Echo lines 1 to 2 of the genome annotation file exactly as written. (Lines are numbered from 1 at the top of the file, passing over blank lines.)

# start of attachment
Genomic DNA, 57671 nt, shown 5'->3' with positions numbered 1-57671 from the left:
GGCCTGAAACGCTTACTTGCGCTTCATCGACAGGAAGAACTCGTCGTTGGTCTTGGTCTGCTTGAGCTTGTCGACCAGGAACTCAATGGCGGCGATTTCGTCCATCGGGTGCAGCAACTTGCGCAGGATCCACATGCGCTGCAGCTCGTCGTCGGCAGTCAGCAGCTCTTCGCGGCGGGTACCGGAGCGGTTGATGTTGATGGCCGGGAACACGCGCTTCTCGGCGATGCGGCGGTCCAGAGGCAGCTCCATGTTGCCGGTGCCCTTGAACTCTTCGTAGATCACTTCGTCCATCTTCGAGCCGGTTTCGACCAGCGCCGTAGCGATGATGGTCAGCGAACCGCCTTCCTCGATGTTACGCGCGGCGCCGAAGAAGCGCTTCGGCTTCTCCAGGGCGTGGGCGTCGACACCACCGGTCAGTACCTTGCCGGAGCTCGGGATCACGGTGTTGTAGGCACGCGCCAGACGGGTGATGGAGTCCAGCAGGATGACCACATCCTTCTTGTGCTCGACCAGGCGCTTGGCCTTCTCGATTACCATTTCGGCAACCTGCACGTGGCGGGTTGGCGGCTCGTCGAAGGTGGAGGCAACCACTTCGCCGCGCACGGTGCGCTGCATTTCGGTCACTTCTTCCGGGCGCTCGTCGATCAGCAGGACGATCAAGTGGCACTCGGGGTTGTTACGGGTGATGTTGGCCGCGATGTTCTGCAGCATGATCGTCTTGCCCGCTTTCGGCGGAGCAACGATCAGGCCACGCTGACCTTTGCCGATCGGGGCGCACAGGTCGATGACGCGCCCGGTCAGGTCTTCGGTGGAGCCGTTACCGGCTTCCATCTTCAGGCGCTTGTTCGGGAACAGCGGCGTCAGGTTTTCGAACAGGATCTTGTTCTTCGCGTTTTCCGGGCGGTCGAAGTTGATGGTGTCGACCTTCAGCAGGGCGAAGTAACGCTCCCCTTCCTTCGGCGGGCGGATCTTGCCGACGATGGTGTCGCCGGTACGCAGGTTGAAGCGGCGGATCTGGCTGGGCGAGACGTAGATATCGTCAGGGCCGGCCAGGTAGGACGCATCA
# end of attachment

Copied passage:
Genomic DNA, 57671 nt, shown 5'->3' with positions numbered 1-57671 from the left:
GGCCTGAAACGCTTACTTGCGCTTCATCGACAGGAAGAACTCGTCGTTGGTCTTGGTCTGCTTGAGCTTGTCGACCAGGAACTCAATGGCGGCGATTTCGTCCATCGGGTGCAGCAACTTGCGCAGGATCCACATGCGCTGCAGCTCGTCGTCGGCAGTCAGCAGCTCTTCGCGGCGGGTACCGGAGCGGTTGATGTTGATGGCCGGGAACACGCGCTTCTCGGCGATGCGGCGGTCCAGAGGCAGCTCCATGTTGCCGGTGCCCTTGAACTCTTCGTAGATCACTTCGTCCATCTTCGAGCCGGTTTCGACCAGCGCCGTAGCGATGATGGTCAGCGAACCGCCTTCCTCGATGTTACGCGCGGCGCCGAAGAAGCGCTTCGGCTTCTCCAGGGCGTGGGCGTCGACACCACCGGTCAGTACCTTGCCGGAGCTCGGGATCACGGTGTTGTAGGCACGCGCCAGACGGGTGATGGAGTCCAGCAGGATGACCACATCCTTCTTGTGCTCGACCAGGCGCTTGGCCTTCTCGATTACCATTTCGGCAACCTGCACGTGGCGGGTTGGCGGCTCGTCGAAGGTGGAGGCAACCACTTCGCCGCGCACGGTGCGCTGCATTTCGGTCACTTCTTCCGGGCGCTCGTCGATCAGCAGGACGATCAAGTGGCACTCGGGGTTGTTACGGGTGATGTTGGCCGCGATGTTCTGCAGCATGATCGTCTTGCCCGCTTTCGGCGGAGCAACGATCAGGCCACGCTGACCTTTGCCGATCGGGGCGCACAGGTCGATGACGCGCCCGGTCAGGTCTTCGGTGGAGCCGTTACCGGCTTCCATCTTCAGGCGCTTGTTCGGGAACAGCGGCGTCAGGTTTTCGAACAGGATCTTGTTCTTCGCGTTTTCCGGGCGGTCGAAGTTGATGGTGTCGACCTTCAGCAGGGCGAAGTAACGCTCCCCTTCCTTCGGCGGGCGGATCTTGCCGACGATGGTGTCGCCGGTACGCAGGTTGAAGCGGCGGATCTGGCTGGGCGAGACGTAGATATCGTCAGGGCCGGCCAGGTAGGACGCATCA